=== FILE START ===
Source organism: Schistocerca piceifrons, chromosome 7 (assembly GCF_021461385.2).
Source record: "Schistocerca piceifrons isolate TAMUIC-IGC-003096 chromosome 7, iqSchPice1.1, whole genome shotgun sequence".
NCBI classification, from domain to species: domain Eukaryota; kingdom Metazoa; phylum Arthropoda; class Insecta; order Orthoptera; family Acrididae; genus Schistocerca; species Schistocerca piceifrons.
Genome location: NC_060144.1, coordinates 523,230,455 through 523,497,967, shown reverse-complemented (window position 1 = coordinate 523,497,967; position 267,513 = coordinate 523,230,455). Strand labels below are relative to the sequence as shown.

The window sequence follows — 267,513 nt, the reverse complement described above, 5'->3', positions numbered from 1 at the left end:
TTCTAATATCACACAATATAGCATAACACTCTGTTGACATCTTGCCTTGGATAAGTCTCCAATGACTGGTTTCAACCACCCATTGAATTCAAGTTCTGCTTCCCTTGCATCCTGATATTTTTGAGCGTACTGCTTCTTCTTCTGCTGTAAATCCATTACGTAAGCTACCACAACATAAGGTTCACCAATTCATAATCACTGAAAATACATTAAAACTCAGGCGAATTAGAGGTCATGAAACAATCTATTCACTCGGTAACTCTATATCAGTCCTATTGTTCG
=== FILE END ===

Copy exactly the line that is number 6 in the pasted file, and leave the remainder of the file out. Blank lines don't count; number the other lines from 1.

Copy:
TTCTAATATCACACAATATAGCATAACACTCTGTTGACATCTTGCCTTGGATAAGTCTCCAATGACTGGTTTCAACCACCCATTGAATTCAAGTTCTGCTTCCCTTGCATCCTGATATTTTTGAGCGTACTGCTTCTTCTTCTGCTGTAAATCCATTACGTAAGCTACCACAACATAAGGTTCACCAATTCATAATCACTGAAAATACATTAAAACTCAGGCGAATTAGAGGTCATGAAACAATCTATTCACTCGGTAACTCTATATCAGTCCTATTGTTCG